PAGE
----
First, let’s talk about “regular” or “royalty” publishers. These are companies like HarperCollins, Penguin, and Random House in the secular world, Revell, Bethany House, Thomas Nelson in the Christian world, and Carlisle Press, Herald Press, and Rod & Staff Publishers in the Anabaptist world.

This is how it works, vastly simplified:

You offer them your book manuscript.

If they decide to publish it, they buy it from you.

You both sign a contract.

They edit, design, print, advertise, and sell the book. You do not bear any of these costs.

You will get paid through royalties, which is a small percentage of the money that they get. Usually, you’ll get some money before the book sells. This is called an “advance” because it’s an advance on the royalties they hope you eventually earn. You won’t get any more royalties until this advance is paid off in their books. For example, if your advance is $1000 and your royalties are 50 cents per book, you won’t see any more checks until they’ve sold 2000 books.

You sell your work and all the rights to it. You can’t reprint any of it without the publisher’s permission, nor can anyone else. You can’t put it on Kindle or make an audio book.

Usually you can buy copies of your book for about half of the retail price and resell them to other people. You can’t buy copies and then stock them at your local bookstores.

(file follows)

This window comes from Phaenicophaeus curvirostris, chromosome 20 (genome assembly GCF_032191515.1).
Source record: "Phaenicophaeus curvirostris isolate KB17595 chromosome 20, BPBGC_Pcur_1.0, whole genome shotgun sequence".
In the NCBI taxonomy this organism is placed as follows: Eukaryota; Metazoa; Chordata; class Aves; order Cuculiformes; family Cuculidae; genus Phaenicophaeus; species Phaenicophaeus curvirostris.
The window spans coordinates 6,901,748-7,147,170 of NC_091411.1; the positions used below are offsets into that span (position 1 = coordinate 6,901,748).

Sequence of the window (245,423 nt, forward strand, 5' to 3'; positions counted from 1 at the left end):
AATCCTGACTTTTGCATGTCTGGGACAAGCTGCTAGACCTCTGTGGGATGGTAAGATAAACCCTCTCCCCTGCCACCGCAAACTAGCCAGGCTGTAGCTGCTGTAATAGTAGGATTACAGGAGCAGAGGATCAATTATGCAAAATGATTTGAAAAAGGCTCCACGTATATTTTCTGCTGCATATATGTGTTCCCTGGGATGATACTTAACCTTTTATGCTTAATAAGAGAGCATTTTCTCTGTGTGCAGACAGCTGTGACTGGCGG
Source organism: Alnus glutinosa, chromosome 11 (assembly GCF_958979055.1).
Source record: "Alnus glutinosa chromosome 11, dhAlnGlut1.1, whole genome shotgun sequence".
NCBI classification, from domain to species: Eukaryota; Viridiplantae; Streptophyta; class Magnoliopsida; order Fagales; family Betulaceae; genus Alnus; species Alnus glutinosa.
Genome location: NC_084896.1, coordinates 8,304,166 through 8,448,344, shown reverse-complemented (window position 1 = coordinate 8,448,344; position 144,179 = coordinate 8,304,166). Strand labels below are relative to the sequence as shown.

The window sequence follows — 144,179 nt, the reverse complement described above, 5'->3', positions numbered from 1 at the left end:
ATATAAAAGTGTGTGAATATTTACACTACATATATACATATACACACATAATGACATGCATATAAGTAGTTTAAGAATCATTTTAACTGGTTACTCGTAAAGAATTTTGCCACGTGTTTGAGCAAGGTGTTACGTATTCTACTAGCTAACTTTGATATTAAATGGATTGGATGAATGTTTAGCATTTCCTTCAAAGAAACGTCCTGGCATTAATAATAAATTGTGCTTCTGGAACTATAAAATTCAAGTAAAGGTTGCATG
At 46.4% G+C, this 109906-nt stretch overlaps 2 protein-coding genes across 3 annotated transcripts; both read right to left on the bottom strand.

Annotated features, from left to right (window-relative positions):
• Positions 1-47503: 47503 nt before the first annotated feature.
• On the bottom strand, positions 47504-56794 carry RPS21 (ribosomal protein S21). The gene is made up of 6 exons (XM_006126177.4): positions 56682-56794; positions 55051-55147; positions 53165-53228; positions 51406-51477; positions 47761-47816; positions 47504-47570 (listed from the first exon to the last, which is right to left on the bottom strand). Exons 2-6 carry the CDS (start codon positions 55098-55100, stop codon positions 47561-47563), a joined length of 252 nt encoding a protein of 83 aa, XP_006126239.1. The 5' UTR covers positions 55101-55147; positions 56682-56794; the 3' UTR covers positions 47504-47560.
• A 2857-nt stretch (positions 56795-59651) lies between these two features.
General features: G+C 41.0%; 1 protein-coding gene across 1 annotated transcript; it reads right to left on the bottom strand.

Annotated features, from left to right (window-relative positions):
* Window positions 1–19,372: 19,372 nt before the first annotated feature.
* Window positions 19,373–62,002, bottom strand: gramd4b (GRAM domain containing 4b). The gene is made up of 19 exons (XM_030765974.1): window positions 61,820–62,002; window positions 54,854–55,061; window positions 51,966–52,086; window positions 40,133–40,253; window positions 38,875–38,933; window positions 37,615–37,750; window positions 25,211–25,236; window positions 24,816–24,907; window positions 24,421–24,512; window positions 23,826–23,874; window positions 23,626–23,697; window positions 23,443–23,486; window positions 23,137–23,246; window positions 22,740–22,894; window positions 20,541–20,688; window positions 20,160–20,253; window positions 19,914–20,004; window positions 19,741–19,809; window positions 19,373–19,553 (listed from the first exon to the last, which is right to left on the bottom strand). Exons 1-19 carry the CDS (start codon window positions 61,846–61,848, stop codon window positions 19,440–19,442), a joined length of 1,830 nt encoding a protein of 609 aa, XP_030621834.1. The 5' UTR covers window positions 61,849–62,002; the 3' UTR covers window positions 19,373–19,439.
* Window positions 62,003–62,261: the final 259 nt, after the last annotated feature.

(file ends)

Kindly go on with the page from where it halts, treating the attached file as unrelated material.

Advantages of having a publisher:

You don’t have to invest any money.

They do all the hard work to get it in print.

They have a much wider potential readership than you do.

They put the book in catalogs and make it available online. If you’re lucky, they arrange radio interviews and book signings.

Bookstores will consider your book if it’s from a reputable publisher.

Disadvantages of a publisher:

You’re selling your projects and all the rights to it.

You have no control over anything.

It can take years to find a publisher who will accept your work.

Increasingly, big publishers focus their energies on the big-name books and authors, and the less famous authors don’t get much attention. This is less true for the smaller publishers.

Also, increasingly, publishers insist on authors doing a lot of their own publicity. They look for new authors who already have a platform—speaking, article writing, or an online presence—and expect them to vigorously promote their own book. They also expect you to produce at least three books for them and aren’t interested in one-hit wonders. An exception is conservative Mennonite publishers.
It can be a tough decision. Generally, the experts in the field recommend that fiction should go to a publisher. But recently a woman in my fiction writing group, who is nearing the end of a very marketable (I think) novel, expressed her misgivings at signing away all the rights and ownership to her own work.

I don’t blame her.

And yet. The work and expense of producing and selling a novel are potentially enormous.

Other works such as children’s picture books, how-tos, poetry, devotionals, textbooks, and cookbooks are a tough call. If you have something polished and ready, but you’re not used to the process, I would recommend offering it to publishers first.

If they accept, you’ll learn a lot without any financial outlay.

If not, that might be your sign to pursue publishing it yourself.